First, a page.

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C'mon Hollywood: Should videogames be adapted?

10.02.2012

Living in today’s world, it’s almost impossible to not play video games to some degree.  Some are obsessed to an unhealthy level of gameplay, while others keep it casual enough to be a fun escape.  With the videogame industry generating billions of dollars per year and people gaming on one platform or another now more than any other time in history, it’s perfectly understandable that those same fans would want to see their favorite game(s) brought to life on the big screen.

But, is it really necessary?

Hollywood hasn’t really had much success in the videogame genre, with 2001’s LARA CROFT: TOMB RAIDER being the top grosser at just $131 million.  The next two highest-grossing videogame adaptations are PRINCE OF PERSIA: THE SANDS OF TIME and POKEMON: THE FIRST MOVIE.  Not exactly the hottest properties on the block and sadly the top earners.  The most successful series is RESIDENT EVIL, but even that has been a temperamental success.  The hardcore gamers are mostly up in arms about the adaptation, even though it manages to consistently rake in cash.  MORTAL KOMBAT, arguably the best of all videogame adaptations, is still easily forgettable. 

The rest are mostly a smorgasbord of crappy adaptations, from DOOM to MAX PAYNE to HITMAN to SUPER MARIO BROS. to STREET FIGHTER; it’s been a real shitty ride.  So, what’s the deal?  Is Hollywood going after all the wrong franchises or is it more of a question in regards to performance?  After all, even with TOMB RAIDER’s decent numbers, it doesn’t exactly inspire confidence by jumping into a genre that’s never cracked $150 million at the box office.  The majority of videogame adaptations have either bombed completely or just barely made their budget back.  That’s not the best incentive to flood theaters with more of them.

When talking about which games to adapt you run into even more problems.  The most popular games making the most cash are your first-person shooters like Call of Duty, old school games like Super Mario Bros., “role play” games like Grand Theft Auto, or the new hotness of Wii games.  The one thing missing from all of these games is a true narrative structure to build a film.  There are some amazingly immersive visuals and story elements put into these games, but they’re all created to drive gameplay, not narrative.  Skyrim is chock full of creatures, wildlife, people, and tasks, all of which are driven by the player, operating within the shell of a “story.”  It’s an amazing experience to play, but I’d never want to sit back and watch it.

Even with the impressive cinematics that feel like you’re watching a movie, they’re still fleeting, as each one leads directly into gameplay and the gameplay IS the action.  In movies, the action IS the film, so the task for anyone adapting a videogame is how to employ the gameplay into a narrative structure, which is a messy, messy business.  I’ve played a shitload of videogames and spent HOURS on various stages trying to beat a key villain with every weapon, power, spell, whatever at my disposal and it can be a maddening, adrenaline-fueled rush.  But, how do you translate that feeling to a movie?  Better yet; is it even possible?

The problem is you, the gamer.  You ARE these characters, regardless of what the cinematic says.  You are making the decisions, you are in control, and you are playing the way you want, for the most part.  Thereby, your expectations for how these characters are adapted become deeply personal and any deviation from your expectations becomes blasphemy.  And how do you gauge expectations?  Are people pining for a properly executed boat chase in a Modern Warfare movie?  A dragon fight in a Skyrim film?  A race battle in a Mario Kart feature?  I guarantee every fan of those games has their own version of what would have to be included and how.  And I think if they really put it in perspective, there’s just not much reason to care.  Why?  Because the 2-hour experience of the film can never amount to the weeks, months, and years spent on any one game.  The investment becomes personal (and sometimes a little sad) with gamers not willing to let anything go in bringing this epic experience down a few notches to meet a limited timeframe and a wider audience.  And in the end, it kind of defeats the purpose of playing the game in the first place.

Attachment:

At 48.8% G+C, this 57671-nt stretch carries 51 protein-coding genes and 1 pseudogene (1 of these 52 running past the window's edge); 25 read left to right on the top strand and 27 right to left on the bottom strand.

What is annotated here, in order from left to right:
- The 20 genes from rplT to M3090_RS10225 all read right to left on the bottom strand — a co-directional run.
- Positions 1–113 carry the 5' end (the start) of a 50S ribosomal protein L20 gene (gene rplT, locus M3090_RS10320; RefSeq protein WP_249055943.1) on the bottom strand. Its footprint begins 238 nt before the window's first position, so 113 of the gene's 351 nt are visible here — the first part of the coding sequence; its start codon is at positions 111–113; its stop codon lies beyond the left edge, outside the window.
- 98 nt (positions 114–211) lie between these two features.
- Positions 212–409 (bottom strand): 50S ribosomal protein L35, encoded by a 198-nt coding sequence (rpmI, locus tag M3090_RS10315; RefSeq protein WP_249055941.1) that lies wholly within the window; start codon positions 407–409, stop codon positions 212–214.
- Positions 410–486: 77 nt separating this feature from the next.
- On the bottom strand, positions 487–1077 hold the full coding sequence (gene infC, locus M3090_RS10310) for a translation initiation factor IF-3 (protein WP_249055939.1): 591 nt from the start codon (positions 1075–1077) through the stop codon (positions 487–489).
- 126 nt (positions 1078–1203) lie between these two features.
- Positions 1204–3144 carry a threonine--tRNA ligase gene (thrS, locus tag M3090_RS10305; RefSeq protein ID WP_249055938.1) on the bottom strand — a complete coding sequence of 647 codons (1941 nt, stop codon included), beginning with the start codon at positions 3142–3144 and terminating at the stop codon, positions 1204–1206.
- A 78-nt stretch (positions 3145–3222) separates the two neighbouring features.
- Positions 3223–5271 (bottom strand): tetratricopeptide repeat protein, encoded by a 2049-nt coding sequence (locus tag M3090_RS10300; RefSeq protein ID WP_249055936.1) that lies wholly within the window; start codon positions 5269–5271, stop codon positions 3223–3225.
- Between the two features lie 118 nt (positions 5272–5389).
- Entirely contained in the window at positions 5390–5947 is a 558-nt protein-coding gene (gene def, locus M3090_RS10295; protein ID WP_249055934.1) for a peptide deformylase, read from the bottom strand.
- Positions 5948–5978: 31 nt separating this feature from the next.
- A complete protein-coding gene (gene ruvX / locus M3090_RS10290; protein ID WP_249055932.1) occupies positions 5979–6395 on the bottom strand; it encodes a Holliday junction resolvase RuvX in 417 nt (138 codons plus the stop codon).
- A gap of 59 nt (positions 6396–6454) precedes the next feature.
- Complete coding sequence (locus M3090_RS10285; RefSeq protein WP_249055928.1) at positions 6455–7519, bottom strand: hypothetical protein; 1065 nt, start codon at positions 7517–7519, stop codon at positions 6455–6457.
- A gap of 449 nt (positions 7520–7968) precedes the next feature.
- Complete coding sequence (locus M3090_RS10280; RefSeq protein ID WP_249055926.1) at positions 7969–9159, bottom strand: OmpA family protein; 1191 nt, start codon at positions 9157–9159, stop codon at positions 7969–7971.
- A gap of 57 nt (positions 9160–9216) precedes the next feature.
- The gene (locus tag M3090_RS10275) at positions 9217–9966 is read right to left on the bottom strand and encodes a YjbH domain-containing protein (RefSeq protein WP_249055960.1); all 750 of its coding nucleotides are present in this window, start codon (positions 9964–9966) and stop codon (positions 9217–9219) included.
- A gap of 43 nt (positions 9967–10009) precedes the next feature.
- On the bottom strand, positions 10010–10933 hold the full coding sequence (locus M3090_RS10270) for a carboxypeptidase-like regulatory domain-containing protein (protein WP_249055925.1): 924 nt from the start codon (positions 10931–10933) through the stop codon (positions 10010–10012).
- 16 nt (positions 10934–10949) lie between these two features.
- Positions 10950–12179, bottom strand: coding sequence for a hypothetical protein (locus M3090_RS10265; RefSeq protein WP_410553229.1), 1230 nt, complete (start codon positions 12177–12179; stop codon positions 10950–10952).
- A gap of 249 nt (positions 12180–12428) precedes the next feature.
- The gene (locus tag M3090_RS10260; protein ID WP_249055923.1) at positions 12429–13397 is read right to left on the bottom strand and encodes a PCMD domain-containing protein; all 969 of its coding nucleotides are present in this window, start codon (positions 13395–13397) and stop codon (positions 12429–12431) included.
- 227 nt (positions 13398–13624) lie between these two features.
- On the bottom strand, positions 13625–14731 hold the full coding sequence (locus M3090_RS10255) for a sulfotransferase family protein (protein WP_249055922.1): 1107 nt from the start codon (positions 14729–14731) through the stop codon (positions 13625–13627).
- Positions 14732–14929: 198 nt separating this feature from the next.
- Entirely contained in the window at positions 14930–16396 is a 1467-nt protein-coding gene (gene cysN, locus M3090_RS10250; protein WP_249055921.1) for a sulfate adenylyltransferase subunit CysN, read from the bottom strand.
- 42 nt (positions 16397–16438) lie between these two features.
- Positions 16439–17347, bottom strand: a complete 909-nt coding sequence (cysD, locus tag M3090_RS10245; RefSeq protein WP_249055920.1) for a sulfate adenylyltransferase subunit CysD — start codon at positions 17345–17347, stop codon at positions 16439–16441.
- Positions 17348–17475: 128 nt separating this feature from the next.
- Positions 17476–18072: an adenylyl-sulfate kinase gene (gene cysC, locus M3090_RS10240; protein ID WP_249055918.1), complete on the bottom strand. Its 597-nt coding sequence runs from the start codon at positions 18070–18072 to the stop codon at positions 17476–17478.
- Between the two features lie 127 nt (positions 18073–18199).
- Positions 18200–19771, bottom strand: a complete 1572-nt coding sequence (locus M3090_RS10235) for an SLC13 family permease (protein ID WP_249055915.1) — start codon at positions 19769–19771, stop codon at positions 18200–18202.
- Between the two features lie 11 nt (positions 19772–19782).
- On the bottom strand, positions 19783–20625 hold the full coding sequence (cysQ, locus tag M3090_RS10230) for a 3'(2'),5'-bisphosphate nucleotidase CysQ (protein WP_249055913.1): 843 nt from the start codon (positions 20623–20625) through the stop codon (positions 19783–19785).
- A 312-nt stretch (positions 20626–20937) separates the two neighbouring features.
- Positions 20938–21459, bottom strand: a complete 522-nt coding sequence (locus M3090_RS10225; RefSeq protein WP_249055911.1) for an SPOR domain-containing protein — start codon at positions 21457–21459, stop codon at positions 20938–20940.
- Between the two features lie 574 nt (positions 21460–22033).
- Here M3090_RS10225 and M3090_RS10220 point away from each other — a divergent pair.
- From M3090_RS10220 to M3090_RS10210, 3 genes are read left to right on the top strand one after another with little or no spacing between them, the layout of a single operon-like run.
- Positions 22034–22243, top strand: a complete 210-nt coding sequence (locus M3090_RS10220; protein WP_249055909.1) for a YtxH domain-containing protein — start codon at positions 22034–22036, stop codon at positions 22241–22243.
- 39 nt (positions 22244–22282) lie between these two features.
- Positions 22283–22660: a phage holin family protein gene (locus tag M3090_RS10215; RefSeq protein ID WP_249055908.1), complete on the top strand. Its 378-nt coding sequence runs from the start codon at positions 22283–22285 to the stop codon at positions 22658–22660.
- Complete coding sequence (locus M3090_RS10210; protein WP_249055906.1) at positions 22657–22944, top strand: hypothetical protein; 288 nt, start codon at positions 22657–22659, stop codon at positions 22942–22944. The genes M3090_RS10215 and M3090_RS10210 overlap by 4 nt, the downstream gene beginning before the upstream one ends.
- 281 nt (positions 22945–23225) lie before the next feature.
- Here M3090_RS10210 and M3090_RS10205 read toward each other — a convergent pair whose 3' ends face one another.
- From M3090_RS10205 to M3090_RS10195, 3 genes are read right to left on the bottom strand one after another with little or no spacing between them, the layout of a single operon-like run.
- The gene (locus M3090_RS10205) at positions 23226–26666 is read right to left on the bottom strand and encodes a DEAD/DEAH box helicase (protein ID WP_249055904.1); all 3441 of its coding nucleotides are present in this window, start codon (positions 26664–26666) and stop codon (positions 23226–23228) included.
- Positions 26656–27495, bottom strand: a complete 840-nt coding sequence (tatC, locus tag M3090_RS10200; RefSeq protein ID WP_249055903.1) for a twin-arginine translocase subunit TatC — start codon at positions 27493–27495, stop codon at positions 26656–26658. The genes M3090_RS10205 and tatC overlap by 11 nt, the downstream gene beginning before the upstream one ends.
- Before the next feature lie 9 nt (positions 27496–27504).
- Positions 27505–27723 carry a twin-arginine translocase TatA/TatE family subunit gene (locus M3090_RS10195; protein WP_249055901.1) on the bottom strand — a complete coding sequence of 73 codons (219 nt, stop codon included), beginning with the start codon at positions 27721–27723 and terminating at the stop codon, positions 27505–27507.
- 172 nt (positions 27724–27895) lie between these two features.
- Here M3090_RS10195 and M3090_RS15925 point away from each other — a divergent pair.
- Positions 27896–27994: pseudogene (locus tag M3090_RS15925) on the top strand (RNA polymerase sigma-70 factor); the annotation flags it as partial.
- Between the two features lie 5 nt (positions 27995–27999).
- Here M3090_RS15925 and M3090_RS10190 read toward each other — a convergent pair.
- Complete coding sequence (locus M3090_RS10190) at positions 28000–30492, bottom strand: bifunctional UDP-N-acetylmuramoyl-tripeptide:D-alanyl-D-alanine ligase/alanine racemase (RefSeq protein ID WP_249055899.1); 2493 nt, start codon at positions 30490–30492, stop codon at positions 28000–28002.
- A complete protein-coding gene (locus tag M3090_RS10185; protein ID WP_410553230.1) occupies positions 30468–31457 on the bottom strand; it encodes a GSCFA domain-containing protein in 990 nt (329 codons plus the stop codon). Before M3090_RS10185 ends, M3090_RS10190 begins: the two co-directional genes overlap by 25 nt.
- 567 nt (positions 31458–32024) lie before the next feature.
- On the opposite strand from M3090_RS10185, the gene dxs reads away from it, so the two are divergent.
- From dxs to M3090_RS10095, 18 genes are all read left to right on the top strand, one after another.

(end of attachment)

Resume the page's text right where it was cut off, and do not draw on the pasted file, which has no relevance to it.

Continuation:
Personally, I don’t ever want to see a Call of Duty or Elder Scrolls movie.  The experience is too big and too personal to try and adapt and I’m certain to be disappointed.  The higher concept franchises like Halo, The Legend of Zelda, Mass Effect, Metal Gear, or Gears of War have a much better chance at being a worthwhile movie experience, because they’re rooted in compelling characters and stories that can stand on their own outside of being our avatar.  And those rare few are still a major challenge to adapt.  Mostly, I think, videogames should be left to the consoles and the gamers.  The experience of playing a game vs. watching a movie is completely independent of one another and that’s just the way I like it. If Hollywood is somehow able to "crack the code" at some point, I'll welcome a solid adaptation. But, I'm not holding my breath. 

Extra Tidbit: I suppose the same argument could be made about books being adapted into films, but that would be a weak argument, seeing as they A) have narrative structure, B) have won Oscars and, C) make lots and lots of money. Books-adapted-to-film: Lord of the Rings, The Shawshank Redemption, The Silence of the Lambs, The Godfather, L.A. Confidential, etc., etc….
Source: JoBlo.com

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